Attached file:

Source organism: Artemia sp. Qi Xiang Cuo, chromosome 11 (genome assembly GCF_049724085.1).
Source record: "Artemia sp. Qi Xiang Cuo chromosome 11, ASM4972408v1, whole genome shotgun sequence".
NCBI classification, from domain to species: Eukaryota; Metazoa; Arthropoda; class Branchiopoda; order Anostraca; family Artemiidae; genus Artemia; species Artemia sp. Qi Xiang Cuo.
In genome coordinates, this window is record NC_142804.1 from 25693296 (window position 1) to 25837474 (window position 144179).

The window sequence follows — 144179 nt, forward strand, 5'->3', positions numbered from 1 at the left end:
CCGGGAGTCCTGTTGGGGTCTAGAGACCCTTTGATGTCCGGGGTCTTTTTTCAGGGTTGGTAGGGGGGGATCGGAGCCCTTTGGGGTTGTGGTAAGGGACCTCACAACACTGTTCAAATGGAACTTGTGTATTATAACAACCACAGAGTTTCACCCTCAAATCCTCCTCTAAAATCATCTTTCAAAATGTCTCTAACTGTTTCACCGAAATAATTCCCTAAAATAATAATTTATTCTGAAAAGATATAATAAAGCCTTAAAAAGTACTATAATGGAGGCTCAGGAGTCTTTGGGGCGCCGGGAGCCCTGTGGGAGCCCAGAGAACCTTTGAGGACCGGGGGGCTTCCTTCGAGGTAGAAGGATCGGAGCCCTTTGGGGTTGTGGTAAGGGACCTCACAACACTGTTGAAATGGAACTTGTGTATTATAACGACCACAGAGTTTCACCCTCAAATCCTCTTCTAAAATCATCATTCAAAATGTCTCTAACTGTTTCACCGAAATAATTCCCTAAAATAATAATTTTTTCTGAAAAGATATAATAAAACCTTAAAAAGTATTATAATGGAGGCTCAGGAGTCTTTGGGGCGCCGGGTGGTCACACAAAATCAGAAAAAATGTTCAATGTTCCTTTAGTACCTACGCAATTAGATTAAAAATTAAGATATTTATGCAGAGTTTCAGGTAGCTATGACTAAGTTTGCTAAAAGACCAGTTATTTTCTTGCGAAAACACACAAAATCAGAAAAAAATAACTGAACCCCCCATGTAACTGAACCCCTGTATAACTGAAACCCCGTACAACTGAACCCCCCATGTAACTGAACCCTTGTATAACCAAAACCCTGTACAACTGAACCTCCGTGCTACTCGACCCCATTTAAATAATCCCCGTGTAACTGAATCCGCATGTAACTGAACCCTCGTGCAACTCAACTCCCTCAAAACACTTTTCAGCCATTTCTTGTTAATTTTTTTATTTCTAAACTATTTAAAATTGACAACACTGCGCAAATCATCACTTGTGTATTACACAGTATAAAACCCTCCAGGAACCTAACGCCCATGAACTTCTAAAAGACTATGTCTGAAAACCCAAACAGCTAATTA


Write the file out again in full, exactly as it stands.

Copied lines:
Source organism: Artemia sp. Qi Xiang Cuo, chromosome 11 (genome assembly GCF_049724085.1).
Source record: "Artemia sp. Qi Xiang Cuo chromosome 11, ASM4972408v1, whole genome shotgun sequence".
NCBI classification, from domain to species: Eukaryota; Metazoa; Arthropoda; class Branchiopoda; order Anostraca; family Artemiidae; genus Artemia; species Artemia sp. Qi Xiang Cuo.
In genome coordinates, this window is record NC_142804.1 from 25693296 (window position 1) to 25837474 (window position 144179).

The window sequence follows — 144179 nt, forward strand, 5'->3', positions numbered from 1 at the left end:
CCGGGAGTCCTGTTGGGGTCTAGAGACCCTTTGATGTCCGGGGTCTTTTTTCAGGGTTGGTAGGGGGGGATCGGAGCCCTTTGGGGTTGTGGTAAGGGACCTCACAACACTGTTCAAATGGAACTTGTGTATTATAACAACCACAGAGTTTCACCCTCAAATCCTCCTCTAAAATCATCTTTCAAAATGTCTCTAACTGTTTCACCGAAATAATTCCCTAAAATAATAATTTATTCTGAAAAGATATAATAAAGCCTTAAAAAGTACTATAATGGAGGCTCAGGAGTCTTTGGGGCGCCGGGAGCCCTGTGGGAGCCCAGAGAACCTTTGAGGACCGGGGGGCTTCCTTCGAGGTAGAAGGATCGGAGCCCTTTGGGGTTGTGGTAAGGGACCTCACAACACTGTTGAAATGGAACTTGTGTATTATAACGACCACAGAGTTTCACCCTCAAATCCTCTTCTAAAATCATCATTCAAAATGTCTCTAACTGTTTCACCGAAATAATTCCCTAAAATAATAATTTTTTCTGAAAAGATATAATAAAACCTTAAAAAGTATTATAATGGAGGCTCAGGAGTCTTTGGGGCGCCGGGTGGTCACACAAAATCAGAAAAAATGTTCAATGTTCCTTTAGTACCTACGCAATTAGATTAAAAATTAAGATATTTATGCAGAGTTTCAGGTAGCTATGACTAAGTTTGCTAAAAGACCAGTTATTTTCTTGCGAAAACACACAAAATCAGAAAAAAATAACTGAACCCCCCATGTAACTGAACCCCTGTATAACTGAAACCCCGTACAACTGAACCCCCCATGTAACTGAACCCTTGTATAACCAAAACCCTGTACAACTGAACCTCCGTGCTACTCGACCCCATTTAAATAATCCCCGTGTAACTGAATCCGCATGTAACTGAACCCTCGTGCAACTCAACTCCCTCAAAACACTTTTCAGCCATTTCTTGTTAATTTTTTTATTTCTAAACTATTTAAAATTGACAACACTGCGCAAATCATCACTTGTGTATTACACAGTATAAAACCCTCCAGGAACCTAACGCCCATGAACTTCTAAAAGACTATGTCTGAAAACCCAAACAGCTAATTA